During the January 2009 halt in gas deliveries from Russia SPP was forced to cut gas supplies to its main industrial clients in Slovakia, including heating utilities and Slovakia-based car makers.

The Slovak gas utility also had to pay extra for emergency supplies of gas from storage facilities in other EU countries, including the Czech Republic.

apa.az: Azerbaijan starts gas export to Syria

Baku. Rashad Suleymanov-APA-ECONOMICS. The export of Azerbaijani gas to Syria is being discussed in Damascus, said Azer Mansimli, Ministry of Industry and Energy spokesman.

According to him, on this occasion Azerbaijani delegation led by Natig Aliyev, minister of Industry and Energy paid a visit to Syria yesterday. SOCAR (State Oil Company of Azerbaijan) vice-presidents Elshad Nasirov, Mukhtar Babayev as well as Siyavush Garayev, rector of Azerbaijan State Oil Academy are also included to the delegation. The visit will continue until March, 4.

The primary agreement was achieved on exporting Azerbaijani gas to Syria, during Syrian president’s official visit to Azerbaijan, last year.

The natural gas prices, transit expenses and other issues are included in discussions.

The spokesman also told that, 1 billion cubic meter gas will be exported by the end of current year.

today.az: Head of OMV Gas & Power: Caspian region plays important role for Nabucco Gas Pipeline

Today, the Nabucco gas pipeline project is the priority project for Europe, which will diversify routes and sources of supply and thereby increase the energy security of European countries.

The project aims to transport gas from the Caspian region and the Middle East to EU. Head of Austrian OMV Gas & Power, Werner Auli spoke about the most important priorities of Nabucco, in particular the role of the Caspian region in its implementation and other issues in his interview.

In your opinion, what are the chances of Nabucco project’s realization today? Taking into consideration a large number of projected alternative pipelines within the EU policy of diversification of supply sources and transport routes, do you think there will be enough gas for Nabucco project?

Nabucco is indeed an important project to diversify sources and routes for Turkey and Europe and will be realized! Europe will need more gas imports in the future because the domestic production will be constantly declining. To fill this gas and to enhance the liquidity of the market additional pipeline gas from new production fields and supply sources are necessary.

The Caspian region and the Middle East have the world’s largest gas reserves. So there is enough gas for Nabucco. The basic idea behind Nabucco is to add an additional corridor for gas imports into Turkey and Europe besides the three existing import routes from Russia, North Sea and North Africa. It combines the producing areas of Central Asia and Middle East with Turkey and Europe and provides the perfect inter-connectivity amongst South Eastern Europe. Every country along the pipeline has a national grid but there is an absolute lack of connection between these countries. With Nabucco, the national markets from Turkey to Germany can start to communicate which will create numerous business opportunities at a local level.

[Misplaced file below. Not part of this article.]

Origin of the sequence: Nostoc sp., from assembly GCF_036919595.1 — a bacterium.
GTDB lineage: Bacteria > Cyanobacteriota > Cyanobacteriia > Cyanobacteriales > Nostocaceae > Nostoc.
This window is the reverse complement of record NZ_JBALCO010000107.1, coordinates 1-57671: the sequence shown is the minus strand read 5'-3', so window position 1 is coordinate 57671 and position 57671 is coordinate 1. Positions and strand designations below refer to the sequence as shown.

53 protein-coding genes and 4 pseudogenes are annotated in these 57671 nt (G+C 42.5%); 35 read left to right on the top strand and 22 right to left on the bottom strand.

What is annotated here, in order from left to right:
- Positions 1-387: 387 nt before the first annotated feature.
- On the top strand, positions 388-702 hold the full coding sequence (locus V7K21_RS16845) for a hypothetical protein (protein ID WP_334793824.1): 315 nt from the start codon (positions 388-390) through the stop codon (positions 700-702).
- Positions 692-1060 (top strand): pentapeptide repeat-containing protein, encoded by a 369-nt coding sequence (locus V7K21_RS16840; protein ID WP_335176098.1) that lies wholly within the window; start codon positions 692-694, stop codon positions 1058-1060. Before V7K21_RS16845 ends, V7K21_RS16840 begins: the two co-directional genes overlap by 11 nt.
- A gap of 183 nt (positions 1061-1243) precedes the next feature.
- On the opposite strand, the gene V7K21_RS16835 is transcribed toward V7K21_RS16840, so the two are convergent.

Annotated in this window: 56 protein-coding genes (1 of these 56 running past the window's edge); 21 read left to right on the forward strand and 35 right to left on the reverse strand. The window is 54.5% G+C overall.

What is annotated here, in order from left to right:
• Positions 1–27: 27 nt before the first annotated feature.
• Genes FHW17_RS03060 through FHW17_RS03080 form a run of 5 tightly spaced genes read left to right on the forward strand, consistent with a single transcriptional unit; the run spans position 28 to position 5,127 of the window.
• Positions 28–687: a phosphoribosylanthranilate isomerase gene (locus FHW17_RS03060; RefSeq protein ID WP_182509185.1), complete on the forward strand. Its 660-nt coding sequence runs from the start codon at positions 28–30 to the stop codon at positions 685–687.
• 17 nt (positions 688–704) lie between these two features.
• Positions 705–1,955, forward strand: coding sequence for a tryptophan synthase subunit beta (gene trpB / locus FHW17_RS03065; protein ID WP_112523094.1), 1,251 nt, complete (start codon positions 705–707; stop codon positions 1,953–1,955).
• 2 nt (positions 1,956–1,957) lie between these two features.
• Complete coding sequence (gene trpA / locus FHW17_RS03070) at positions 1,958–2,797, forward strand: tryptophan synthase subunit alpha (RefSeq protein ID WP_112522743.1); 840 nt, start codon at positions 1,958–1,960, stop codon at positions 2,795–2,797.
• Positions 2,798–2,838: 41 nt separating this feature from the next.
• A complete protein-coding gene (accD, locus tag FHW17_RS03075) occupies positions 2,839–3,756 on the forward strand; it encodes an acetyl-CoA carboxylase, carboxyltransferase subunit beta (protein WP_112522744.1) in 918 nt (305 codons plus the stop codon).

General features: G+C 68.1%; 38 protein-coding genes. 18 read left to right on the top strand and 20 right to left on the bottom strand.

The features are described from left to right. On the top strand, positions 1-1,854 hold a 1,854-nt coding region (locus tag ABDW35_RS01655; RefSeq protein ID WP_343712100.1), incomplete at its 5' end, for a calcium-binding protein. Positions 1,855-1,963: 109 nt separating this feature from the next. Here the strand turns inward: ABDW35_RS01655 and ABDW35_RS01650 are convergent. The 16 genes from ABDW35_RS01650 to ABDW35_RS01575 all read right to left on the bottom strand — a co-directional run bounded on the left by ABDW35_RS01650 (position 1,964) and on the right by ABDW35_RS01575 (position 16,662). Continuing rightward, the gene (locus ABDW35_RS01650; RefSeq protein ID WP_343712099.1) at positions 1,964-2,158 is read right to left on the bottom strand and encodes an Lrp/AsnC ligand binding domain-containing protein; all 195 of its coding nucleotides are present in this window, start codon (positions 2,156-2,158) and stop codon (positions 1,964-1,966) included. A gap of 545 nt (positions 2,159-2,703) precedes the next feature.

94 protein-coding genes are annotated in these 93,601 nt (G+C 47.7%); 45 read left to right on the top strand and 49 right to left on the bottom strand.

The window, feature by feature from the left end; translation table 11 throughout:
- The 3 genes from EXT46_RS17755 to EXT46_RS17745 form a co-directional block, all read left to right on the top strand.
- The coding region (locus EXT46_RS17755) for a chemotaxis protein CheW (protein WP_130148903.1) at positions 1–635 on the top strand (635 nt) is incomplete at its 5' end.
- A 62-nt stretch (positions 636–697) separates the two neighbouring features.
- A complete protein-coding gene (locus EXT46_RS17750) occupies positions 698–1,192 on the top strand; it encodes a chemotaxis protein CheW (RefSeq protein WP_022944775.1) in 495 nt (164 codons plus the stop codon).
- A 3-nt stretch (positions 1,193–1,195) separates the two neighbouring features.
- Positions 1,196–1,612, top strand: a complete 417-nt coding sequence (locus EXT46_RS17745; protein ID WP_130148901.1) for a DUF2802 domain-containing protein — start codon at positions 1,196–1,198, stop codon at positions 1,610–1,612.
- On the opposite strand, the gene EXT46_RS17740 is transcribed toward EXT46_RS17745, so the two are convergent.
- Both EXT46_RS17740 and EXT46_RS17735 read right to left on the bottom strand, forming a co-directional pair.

How do you see the role of the Caspian region in particular Azerbaijan in securing gas supplies for Nabucco project?

The Caspian region and especially Shaz Deniz II play an important role for the Nabucco Gas Pipeline. Nabucco will connect the region with the biggest gas reserves of the world with the huge and attractive European market, a stable and financial highly potential and secure region. So it is a win-win situation for both: for the gas producers in the region and the gas markets in Europe: Nabucco will open the possibility for the producing countries to get access to the European gas market, and Europe can diversify their supply portfolio by getting new gas from new sources via new transport routes.

It was stated many times that the transportation of Iranian gas via Nabucco pipeline is not on the agenda because of adverse political situation around Iranian nuclear program. However is there any possibility of its joining the project on conditions that there will be necessary transport infrastructure in the country?

OMV has made no specific agreements with Iran or the National Iranian Oil Company, and is not operating in the country at present. But in the long term also Iranian gas will be interesting, also because Iran has the second largest gas reserves of the world.

How real are the chances for construction of Trans-Caspian gas pipeline, which will allow EU to diversify the sources of gas supply at the expense of Turkmen gas?

We are evaluating the chances for realizing such a project, but we are just at the beginning of this process. So we really cannot give a concrete answer about that.

Eurasia Daily Monitor: Adriatic Watch: a Must for the European Commission

Croatian Prime Minister, Jadranka Kosor, is expected in Moscow on March 2 for her first official visit (HINA, February 24). Kosor’s talks with the Russian Prime Minister Vladimir Putin and Kremlin-connected energy companies may yield a breakthrough into Croatia’s energy sector. Such a breakthrough could interfere with, or even block, the Adriatic lifeline for non-Russian energy supplies into Central Europe. By cutting off this alternative route, Russia could cement its dominance or monopoly on energy supplies in several countries in that region.

Croatia is the under-utilized and unheralded, yet potentially major energy transit route from the Adriatic coast into Europe. Such a contribution to European energy security should dovetail with Croatia’s far-advanced candidacy for membership in the European Union. However, Russia seeks to nip Croatia’s transit role in the bud, offering deceptive advantages in the short term that could permanently implant Russian companies in Croatia’s energy system. This move would preclude Croatia’s long-term development into a major international transit route.